Veterinary sector faces crisis of leadership and vision: AIMS

By Gwen Ridler

- Last updated on GMT

Aldiss: 'It is clear that the real issue at hand is not a shortage of veterinarians but a profound lack of vision and leadership within the sector.' Image: Getty, Mounty Rakusen
Aldiss: 'It is clear that the real issue at hand is not a shortage of veterinarians but a profound lack of vision and leadership within the sector.' Image: Getty, Mounty Rakusen

Related tags Training & recruitment Technology & Automation

The veterinary sector faces a significant crisis of leadership and vision that won’t be fixed by inflating the workforce, according to the Association of Independent Meat Suppliers (AIMS).

Yesterday’s (March 12) hearing by the Environment, Food and Rural Affairs (EFRA) Committee on vet shortages scrutinised the state of the UK’s veterinary sector workforce, with evidence provided by the Food Standards Agency (FSA), the Royal Veterinary College, the British Veterinary Association and Government Veterinary Services.

FSA chief executive Emily Miles said that between 2019 and 2021, the Royal College of Veterinary Surgeons’ figures showed that the number of vets entering the profession fell by a quarter (27%) while demands on the profession increased. 

According to AIMS, discussions during the meeting were marred by a tone of desperation and a prevailing attitude of complaint rather than ‘constructive solution-seeking’ concerning the scarcity of veterinarians.

AIMS spokesman Dr Jason Aldiss claimed the Royal College of Veterinary Surgeons (RCVS)'s ‘leniency’ towards the language proficiency requirements for vets working in areas such as abattoirs had indirectly diminished the value and perception of veterinary work in these essential sectors.

'Bums on seats'

“This 'bums on seats' policy has not only compromised the standards within the profession but has also exacerbated the challenge of recruiting passionate and competent professionals to the field” he continued,”​ he continued.

“Moreover, the EFRA Committee session shed light on outdated practices upheld by commercial veterinary entities, particularly in areas like export certification, which not only inflate operational costs but also encroach upon the efficiency of the veterinary workforce.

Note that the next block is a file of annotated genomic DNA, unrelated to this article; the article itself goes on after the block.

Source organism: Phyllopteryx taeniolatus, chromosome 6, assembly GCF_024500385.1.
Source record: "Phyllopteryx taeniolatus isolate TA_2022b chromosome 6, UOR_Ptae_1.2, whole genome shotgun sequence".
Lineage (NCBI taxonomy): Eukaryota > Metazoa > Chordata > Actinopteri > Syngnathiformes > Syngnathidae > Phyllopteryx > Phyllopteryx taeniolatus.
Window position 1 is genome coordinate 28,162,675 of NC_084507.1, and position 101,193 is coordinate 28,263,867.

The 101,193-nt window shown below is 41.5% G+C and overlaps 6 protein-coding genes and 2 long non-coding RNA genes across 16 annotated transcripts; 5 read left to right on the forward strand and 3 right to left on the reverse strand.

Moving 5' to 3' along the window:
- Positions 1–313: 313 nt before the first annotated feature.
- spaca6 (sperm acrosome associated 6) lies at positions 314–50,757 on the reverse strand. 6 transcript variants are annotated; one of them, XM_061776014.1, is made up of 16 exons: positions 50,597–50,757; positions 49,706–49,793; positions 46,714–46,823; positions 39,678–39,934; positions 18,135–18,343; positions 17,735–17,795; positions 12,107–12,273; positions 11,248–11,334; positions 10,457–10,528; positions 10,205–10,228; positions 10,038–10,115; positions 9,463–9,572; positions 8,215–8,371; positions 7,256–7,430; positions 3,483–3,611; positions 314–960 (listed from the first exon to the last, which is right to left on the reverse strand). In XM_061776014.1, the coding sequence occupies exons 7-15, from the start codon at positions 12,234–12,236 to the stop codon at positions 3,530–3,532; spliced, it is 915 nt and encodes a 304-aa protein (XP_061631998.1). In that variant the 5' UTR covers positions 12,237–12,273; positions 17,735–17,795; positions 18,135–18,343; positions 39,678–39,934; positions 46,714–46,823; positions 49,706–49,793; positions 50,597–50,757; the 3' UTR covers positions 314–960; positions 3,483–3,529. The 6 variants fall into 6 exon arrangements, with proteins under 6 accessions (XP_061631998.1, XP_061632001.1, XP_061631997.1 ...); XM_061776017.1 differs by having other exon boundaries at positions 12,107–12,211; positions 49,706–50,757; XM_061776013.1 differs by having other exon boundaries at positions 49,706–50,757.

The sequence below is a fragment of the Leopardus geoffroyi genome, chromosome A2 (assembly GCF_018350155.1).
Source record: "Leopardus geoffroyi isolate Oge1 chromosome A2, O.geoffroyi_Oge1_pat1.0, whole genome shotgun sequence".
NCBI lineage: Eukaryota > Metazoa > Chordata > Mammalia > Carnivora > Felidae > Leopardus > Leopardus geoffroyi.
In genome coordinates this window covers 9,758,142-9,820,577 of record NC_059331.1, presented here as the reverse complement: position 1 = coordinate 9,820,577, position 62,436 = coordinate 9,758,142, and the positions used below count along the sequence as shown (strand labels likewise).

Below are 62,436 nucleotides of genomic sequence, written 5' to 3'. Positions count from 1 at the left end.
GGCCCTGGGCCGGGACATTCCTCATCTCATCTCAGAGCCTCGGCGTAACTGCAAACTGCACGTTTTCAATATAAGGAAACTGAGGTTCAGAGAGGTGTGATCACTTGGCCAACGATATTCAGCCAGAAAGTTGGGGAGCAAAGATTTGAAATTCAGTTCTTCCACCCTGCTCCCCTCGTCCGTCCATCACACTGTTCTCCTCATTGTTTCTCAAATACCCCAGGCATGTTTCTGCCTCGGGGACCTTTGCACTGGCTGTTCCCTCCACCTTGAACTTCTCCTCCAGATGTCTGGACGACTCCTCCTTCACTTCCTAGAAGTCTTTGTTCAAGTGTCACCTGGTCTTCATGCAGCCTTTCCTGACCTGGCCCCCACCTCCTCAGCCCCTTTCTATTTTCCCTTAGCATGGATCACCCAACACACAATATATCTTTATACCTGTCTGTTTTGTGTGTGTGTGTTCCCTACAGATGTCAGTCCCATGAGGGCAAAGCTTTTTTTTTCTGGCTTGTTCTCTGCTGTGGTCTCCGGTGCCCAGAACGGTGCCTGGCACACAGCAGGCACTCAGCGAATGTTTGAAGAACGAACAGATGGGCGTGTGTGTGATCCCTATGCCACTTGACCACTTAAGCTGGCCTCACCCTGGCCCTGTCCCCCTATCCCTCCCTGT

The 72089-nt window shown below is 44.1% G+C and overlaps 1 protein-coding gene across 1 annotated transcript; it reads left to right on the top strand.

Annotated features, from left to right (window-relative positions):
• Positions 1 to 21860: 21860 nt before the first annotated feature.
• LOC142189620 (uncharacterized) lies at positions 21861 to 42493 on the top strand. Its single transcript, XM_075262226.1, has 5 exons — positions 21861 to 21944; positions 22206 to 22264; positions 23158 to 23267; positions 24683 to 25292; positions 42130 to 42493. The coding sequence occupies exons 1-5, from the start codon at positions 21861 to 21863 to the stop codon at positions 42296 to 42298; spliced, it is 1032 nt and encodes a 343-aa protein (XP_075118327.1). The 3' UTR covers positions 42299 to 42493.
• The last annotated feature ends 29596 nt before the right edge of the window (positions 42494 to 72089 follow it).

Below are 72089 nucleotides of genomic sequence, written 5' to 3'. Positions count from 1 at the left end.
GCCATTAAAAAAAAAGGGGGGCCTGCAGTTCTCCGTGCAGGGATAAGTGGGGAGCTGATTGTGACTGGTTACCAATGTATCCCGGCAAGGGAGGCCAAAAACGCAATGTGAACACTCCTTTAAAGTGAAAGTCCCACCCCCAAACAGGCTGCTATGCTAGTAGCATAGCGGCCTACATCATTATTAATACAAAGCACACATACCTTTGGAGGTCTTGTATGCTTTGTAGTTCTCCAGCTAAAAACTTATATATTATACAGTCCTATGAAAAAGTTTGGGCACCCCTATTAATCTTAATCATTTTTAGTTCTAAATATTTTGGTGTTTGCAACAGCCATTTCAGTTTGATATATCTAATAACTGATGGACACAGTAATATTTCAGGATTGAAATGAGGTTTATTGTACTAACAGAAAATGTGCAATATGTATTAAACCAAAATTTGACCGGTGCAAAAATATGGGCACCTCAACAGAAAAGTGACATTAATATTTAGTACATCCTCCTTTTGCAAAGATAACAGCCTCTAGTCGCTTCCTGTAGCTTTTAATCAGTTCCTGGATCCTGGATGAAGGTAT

“These archaic methods stand in stark contrast to the potential efficiencies that could be unlocked through the integration of modern technologies—advancements that are regrettably overlooked in favour of maintaining high profit margins.”

The EFRA Committee hearing also helped to dispel myths surrounding the increased demand for veterinary services, particularly in response to greater import controls and meat inspections.

Tech and AI

Rather than an expansion of the vet workforce, evidence presented highlighted the availability and capability of AI and other technological innovations to perform these tasks more effectively and efficiently.

AIMS challenged whether the current model's reliance on an inflated number of veterinarians for tasks could therefore be streamlined or automated.

“It is clear that the real issue at hand is not a shortage of veterinarians but a profound lack of vision and leadership within the sector,”​ Aldiss added. “There is an urgent need for a paradigm shift towards a vet-led team model, where veterinarians oversee teams of non-vets trained to handle routine tasks, thus freeing up qualified professionals to focus on areas where their expertise is most needed.

“The time is ripe for the veterinary profession to embrace change, prioritizing innovation, leadership, and technology over outdated practices and profit-driven models. By doing so, we can not only enhance the efficiency and effectiveness of veterinary services but also restore the appeal of veterinary medicine as a career choice for the next generation of professionals.”

Concerns from the FSA

FSA chief executive Emily Miles: "At the FSA, we have concerns about the risk of vet shortages which are shared by our colleagues at Food Standards Scotland. We made these known in our last annual report on food standards, published last November. It is critical that we have a steady pipeline of vets to work in these critical public health roles.

"We’ve taken steps to address this, like raising pay for vets last year within our spending constraints, redesigning job roles to provide greater variety, and targeting recruitment of overseas vets to work on a 'Meat Hygiene Inspector (Vet Track)' scheme.

"These measures are showing early results, but they are not enough on their own. There are also structural issues that need attention that are not in the FSA’s gift. We need legislative change, financial backing, a supportive immigration policy, and a joined-up approach with partners across the profession, in industry and in government, to deliver rewarding veterinary careers. 

"Our skilled Official Veterinarian workforce is essential to ensure that food is safe, animal health and welfare standards are maintained, and businesses can continue to export their products. If the FSA is unable maintain its service delivery, the consequences will be felt by both consumers and businesses."

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